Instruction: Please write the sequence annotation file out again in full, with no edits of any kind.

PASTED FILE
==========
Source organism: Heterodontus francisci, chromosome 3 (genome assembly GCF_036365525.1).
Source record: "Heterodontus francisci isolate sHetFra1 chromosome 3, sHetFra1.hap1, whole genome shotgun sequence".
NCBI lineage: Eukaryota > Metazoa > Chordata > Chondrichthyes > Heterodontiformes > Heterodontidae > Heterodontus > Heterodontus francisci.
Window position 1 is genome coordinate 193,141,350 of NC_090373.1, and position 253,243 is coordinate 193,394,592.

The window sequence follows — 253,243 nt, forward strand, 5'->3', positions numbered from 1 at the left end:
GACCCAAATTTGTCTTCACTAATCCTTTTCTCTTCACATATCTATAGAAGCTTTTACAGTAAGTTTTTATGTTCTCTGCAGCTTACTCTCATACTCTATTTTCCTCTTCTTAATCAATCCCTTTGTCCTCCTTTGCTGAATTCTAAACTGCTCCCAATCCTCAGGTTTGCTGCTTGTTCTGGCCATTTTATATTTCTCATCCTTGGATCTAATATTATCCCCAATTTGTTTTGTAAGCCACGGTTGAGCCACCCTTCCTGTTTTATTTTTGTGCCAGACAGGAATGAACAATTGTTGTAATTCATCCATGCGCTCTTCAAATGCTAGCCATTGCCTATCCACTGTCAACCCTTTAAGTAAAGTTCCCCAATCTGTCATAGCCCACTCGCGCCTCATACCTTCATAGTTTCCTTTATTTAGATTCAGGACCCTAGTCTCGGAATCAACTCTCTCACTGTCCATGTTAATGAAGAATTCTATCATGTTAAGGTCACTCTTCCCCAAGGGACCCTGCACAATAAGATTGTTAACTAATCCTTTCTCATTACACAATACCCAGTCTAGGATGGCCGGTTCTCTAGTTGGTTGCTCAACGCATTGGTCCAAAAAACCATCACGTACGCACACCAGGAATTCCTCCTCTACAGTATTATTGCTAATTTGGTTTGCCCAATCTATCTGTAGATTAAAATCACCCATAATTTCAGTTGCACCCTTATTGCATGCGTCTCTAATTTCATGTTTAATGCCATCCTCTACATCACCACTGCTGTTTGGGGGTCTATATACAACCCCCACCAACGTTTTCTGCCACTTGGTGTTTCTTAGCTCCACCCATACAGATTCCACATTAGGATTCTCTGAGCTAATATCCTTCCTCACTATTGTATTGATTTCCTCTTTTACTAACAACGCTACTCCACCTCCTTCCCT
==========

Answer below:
Source organism: Heterodontus francisci, chromosome 3 (genome assembly GCF_036365525.1).
Source record: "Heterodontus francisci isolate sHetFra1 chromosome 3, sHetFra1.hap1, whole genome shotgun sequence".
NCBI lineage: Eukaryota > Metazoa > Chordata > Chondrichthyes > Heterodontiformes > Heterodontidae > Heterodontus > Heterodontus francisci.
Window position 1 is genome coordinate 193,141,350 of NC_090373.1, and position 253,243 is coordinate 193,394,592.

The window sequence follows — 253,243 nt, forward strand, 5'->3', positions numbered from 1 at the left end:
GACCCAAATTTGTCTTCACTAATCCTTTTCTCTTCACATATCTATAGAAGCTTTTACAGTAAGTTTTTATGTTCTCTGCAGCTTACTCTCATACTCTATTTTCCTCTTCTTAATCAATCCCTTTGTCCTCCTTTGCTGAATTCTAAACTGCTCCCAATCCTCAGGTTTGCTGCTTGTTCTGGCCATTTTATATTTCTCATCCTTGGATCTAATATTATCCCCAATTTGTTTTGTAAGCCACGGTTGAGCCACCCTTCCTGTTTTATTTTTGTGCCAGACAGGAATGAACAATTGTTGTAATTCATCCATGCGCTCTTCAAATGCTAGCCATTGCCTATCCACTGTCAACCCTTTAAGTAAAGTTCCCCAATCTGTCATAGCCCACTCGCGCCTCATACCTTCATAGTTTCCTTTATTTAGATTCAGGACCCTAGTCTCGGAATCAACTCTCTCACTGTCCATGTTAATGAAGAATTCTATCATGTTAAGGTCACTCTTCCCCAAGGGACCCTGCACAATAAGATTGTTAACTAATCCTTTCTCATTACACAATACCCAGTCTAGGATGGCCGGTTCTCTAGTTGGTTGCTCAACGCATTGGTCCAAAAAACCATCACGTACGCACACCAGGAATTCCTCCTCTACAGTATTATTGCTAATTTGGTTTGCCCAATCTATCTGTAGATTAAAATCACCCATAATTTCAGTTGCACCCTTATTGCATGCGTCTCTAATTTCATGTTTAATGCCATCCTCTACATCACCACTGCTGTTTGGGGGTCTATATACAACCCCCACCAACGTTTTCTGCCACTTGGTGTTTCTTAGCTCCACCCATACAGATTCCACATTAGGATTCTCTGAGCTAATATCCTTCCTCACTATTGTATTGATTTCCTCTTTTACTAACAACGCTACTCCACCTCCTTCCCT